Outbreak of sheep measles close to city

By Doug Laing

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Dan Lynch, of Palmerston North company Ovis Management, with a sign to be placed at farm gates warning of the risks dogs pose if they haven't been treated for sheep measles.
Dan Lynch, of Palmerston North company Ovis Management, with a sign to be placed at farm gates warning of the risks dogs pose if they haven't been treated for sheep measles.

A surge of sheep measles in Hawke's Bay has sparked new warnings for farmers and dog owners.

As summer approaches, recorded cases of sheep measles are in some areas more than 50 per cent up on the same stage last year.

It has become particularly noticeable in areas close to Hastings, according to Ovis Management project manager Dan Lynch, of Palmerston North.

It was a problem that tended to increase with the proximity of sheep to the city limits, and the proximity of urban-raised dogs to sheep, he said.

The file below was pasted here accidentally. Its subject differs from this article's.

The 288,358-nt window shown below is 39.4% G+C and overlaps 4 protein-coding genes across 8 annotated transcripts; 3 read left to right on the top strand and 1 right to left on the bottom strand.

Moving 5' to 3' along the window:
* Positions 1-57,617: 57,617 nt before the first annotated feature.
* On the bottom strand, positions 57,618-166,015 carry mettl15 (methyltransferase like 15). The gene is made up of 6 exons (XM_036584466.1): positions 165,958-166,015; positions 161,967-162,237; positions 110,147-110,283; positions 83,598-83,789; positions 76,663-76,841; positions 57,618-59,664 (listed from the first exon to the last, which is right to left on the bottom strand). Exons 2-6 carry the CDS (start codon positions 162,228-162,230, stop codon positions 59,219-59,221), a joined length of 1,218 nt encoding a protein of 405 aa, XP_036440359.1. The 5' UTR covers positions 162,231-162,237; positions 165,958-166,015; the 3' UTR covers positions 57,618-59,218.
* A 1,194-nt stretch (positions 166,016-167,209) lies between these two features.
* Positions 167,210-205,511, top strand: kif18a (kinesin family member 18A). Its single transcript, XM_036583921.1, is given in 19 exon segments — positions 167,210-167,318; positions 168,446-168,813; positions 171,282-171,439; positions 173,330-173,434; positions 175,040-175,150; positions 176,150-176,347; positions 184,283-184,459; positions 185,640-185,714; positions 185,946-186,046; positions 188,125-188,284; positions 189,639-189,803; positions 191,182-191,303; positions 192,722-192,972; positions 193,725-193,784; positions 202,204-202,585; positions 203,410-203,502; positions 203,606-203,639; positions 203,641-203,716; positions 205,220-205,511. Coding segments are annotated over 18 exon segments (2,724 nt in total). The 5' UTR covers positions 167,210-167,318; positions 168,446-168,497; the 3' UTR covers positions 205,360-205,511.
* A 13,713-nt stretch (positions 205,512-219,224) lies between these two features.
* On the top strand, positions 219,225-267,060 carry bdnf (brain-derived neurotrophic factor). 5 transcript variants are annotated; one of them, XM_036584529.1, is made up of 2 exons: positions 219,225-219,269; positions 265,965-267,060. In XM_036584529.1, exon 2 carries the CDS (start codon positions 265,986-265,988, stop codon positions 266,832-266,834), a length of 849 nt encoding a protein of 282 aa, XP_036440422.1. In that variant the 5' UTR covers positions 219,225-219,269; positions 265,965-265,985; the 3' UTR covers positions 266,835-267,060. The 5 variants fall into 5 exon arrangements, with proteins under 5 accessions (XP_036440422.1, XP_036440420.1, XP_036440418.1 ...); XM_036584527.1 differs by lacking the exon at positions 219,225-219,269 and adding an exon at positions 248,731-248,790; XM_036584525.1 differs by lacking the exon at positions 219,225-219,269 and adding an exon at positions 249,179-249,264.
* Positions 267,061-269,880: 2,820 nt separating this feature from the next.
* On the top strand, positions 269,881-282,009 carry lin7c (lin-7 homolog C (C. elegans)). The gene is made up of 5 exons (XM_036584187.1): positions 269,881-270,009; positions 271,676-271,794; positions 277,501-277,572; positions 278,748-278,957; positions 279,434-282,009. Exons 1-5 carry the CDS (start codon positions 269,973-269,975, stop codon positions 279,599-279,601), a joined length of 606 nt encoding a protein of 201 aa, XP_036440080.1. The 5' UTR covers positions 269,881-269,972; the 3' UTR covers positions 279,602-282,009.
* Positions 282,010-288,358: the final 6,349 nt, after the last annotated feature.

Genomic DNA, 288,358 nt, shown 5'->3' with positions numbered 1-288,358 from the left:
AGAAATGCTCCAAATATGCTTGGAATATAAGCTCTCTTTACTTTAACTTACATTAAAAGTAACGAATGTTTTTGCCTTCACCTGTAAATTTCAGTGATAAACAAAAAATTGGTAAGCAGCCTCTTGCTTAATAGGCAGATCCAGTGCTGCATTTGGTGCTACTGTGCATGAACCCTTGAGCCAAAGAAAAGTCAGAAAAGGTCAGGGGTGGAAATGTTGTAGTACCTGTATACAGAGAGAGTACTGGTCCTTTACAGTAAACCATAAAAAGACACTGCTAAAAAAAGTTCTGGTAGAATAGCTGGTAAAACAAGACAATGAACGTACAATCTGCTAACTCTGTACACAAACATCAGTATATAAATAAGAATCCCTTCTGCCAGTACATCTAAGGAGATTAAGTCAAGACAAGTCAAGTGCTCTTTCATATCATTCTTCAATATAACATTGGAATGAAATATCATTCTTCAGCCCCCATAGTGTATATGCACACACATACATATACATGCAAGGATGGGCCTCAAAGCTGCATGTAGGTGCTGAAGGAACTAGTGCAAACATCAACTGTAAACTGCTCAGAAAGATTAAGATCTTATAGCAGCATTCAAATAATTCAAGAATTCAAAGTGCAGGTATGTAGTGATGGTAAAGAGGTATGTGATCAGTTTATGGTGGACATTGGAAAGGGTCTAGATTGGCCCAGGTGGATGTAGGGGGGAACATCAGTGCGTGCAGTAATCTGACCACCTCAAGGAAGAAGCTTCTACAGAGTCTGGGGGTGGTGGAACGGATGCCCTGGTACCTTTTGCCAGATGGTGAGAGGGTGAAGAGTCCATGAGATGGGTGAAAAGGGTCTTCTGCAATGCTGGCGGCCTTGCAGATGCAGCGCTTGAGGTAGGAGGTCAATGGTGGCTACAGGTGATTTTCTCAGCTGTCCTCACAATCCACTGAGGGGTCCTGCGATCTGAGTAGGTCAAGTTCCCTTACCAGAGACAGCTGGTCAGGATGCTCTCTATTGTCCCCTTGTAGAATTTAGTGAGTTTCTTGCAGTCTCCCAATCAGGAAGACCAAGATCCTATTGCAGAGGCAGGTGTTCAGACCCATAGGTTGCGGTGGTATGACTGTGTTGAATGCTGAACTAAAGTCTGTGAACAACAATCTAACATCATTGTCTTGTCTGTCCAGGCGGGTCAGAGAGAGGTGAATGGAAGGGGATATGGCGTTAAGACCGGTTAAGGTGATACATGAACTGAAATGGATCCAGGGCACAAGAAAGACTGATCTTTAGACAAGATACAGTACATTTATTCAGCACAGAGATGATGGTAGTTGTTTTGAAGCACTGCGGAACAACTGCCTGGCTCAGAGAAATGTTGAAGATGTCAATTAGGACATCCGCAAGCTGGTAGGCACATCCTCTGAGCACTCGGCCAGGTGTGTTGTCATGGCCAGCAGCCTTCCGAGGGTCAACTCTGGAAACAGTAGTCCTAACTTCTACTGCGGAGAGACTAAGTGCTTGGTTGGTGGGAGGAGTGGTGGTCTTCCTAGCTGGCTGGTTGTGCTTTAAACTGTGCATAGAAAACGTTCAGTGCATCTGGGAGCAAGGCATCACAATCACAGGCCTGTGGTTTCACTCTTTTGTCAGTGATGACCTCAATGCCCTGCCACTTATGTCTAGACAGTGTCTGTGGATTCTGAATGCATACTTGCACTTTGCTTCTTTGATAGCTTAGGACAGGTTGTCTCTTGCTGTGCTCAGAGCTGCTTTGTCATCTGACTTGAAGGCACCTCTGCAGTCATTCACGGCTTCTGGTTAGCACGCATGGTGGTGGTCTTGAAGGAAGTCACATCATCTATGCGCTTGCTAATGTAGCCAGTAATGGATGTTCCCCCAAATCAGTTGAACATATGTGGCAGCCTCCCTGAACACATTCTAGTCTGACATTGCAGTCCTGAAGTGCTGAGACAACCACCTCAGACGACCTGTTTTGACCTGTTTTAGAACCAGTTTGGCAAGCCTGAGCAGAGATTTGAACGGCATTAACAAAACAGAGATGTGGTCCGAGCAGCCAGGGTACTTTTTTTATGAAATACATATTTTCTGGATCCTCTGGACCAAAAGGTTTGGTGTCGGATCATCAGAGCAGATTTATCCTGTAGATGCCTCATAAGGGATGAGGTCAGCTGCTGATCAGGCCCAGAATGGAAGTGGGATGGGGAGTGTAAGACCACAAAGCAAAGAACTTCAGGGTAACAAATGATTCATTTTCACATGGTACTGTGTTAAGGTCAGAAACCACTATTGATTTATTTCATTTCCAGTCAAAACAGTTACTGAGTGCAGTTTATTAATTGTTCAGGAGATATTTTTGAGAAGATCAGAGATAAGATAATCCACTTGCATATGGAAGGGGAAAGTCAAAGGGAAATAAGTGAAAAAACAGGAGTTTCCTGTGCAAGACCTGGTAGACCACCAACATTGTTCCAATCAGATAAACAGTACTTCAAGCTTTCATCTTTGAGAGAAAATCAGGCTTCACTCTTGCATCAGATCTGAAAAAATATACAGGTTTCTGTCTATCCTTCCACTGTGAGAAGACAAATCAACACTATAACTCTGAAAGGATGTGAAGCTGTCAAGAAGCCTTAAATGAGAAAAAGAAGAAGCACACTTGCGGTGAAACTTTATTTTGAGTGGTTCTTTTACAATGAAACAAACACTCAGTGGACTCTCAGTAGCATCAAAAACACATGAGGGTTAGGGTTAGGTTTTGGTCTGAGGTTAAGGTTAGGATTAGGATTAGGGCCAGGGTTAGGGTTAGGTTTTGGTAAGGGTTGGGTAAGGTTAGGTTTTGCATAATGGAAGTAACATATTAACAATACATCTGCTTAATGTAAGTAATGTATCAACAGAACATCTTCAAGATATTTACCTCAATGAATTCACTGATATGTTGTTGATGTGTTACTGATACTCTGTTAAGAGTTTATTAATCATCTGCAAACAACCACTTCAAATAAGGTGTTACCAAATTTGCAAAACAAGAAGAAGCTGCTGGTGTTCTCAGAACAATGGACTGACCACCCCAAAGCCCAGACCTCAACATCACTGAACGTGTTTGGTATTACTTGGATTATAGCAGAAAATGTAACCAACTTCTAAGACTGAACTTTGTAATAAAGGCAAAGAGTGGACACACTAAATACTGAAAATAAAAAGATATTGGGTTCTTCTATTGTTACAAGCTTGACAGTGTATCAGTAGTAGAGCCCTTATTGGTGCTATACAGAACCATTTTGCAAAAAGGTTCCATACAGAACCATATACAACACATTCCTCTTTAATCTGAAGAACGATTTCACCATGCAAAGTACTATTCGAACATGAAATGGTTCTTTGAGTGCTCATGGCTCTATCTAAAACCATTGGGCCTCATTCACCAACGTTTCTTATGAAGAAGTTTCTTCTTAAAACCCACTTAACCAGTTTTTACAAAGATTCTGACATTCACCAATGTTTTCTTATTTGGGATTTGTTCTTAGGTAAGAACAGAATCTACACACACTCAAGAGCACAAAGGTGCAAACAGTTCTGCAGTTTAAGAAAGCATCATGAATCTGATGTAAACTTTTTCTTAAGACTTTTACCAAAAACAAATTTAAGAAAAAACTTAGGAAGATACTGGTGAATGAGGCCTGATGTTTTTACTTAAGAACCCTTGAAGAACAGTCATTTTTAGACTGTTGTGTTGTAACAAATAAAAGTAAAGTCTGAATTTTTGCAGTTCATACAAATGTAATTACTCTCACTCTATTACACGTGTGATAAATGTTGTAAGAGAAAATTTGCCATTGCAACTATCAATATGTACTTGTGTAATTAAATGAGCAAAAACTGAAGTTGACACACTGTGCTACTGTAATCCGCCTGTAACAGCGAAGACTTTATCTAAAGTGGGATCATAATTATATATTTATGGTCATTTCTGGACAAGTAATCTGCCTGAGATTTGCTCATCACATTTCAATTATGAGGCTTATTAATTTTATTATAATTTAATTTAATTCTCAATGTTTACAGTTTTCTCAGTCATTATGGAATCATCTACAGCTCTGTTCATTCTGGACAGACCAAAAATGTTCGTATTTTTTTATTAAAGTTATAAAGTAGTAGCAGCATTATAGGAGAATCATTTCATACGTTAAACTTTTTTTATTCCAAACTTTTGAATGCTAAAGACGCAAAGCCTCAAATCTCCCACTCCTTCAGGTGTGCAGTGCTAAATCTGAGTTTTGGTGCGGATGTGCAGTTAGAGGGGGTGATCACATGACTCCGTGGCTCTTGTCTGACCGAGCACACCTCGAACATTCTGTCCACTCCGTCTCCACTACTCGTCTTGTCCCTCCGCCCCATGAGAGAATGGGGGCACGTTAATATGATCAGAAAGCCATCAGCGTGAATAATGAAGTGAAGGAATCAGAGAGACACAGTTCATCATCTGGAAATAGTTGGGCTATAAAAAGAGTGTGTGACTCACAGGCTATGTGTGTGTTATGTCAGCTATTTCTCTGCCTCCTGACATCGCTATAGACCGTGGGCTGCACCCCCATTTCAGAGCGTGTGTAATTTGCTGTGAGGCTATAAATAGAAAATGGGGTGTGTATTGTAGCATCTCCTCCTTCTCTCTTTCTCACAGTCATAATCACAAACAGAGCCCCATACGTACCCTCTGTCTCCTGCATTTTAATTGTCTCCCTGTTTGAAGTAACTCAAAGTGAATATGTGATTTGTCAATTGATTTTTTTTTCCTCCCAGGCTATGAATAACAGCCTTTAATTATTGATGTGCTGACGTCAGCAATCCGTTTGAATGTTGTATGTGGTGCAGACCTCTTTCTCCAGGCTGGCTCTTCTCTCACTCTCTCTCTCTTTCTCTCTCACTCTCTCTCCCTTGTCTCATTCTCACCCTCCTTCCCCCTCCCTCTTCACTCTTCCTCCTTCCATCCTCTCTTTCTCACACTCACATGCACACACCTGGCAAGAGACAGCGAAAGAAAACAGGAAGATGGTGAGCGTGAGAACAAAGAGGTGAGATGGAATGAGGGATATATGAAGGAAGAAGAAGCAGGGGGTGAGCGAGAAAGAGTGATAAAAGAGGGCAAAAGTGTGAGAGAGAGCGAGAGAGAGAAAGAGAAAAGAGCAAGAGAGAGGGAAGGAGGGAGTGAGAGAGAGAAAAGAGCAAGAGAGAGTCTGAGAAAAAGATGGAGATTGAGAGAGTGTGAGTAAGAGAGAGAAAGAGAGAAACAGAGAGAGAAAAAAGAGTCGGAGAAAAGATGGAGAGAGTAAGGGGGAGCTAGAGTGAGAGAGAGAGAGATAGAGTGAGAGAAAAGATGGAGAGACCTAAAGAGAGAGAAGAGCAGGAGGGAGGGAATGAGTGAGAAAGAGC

Pet dogs were a common source of the problem.

Farmers are warned they should take every step possible to ensure dogs which have not been treated for sheep measles do not get on to their properties.

Sheep measles is the common name given to lesions in sheep meat caused by a tapeworm parasite, the primary stage being a tapeworm which infects dog intestines.

Eggs produced by the tapeworm in dogs are transferred to pasture where they are ingested by sheep.

There is no risk to human health but proliferation of the worms and cysts leads to downgrading of carcasses, or in the worst cases condemning of sheep, with consequent devastating impact on the bottom line.

Dogs should be dosed at least 48 hours before entering properties, Mr Lynch says.

- HAWKES BAY TODAY

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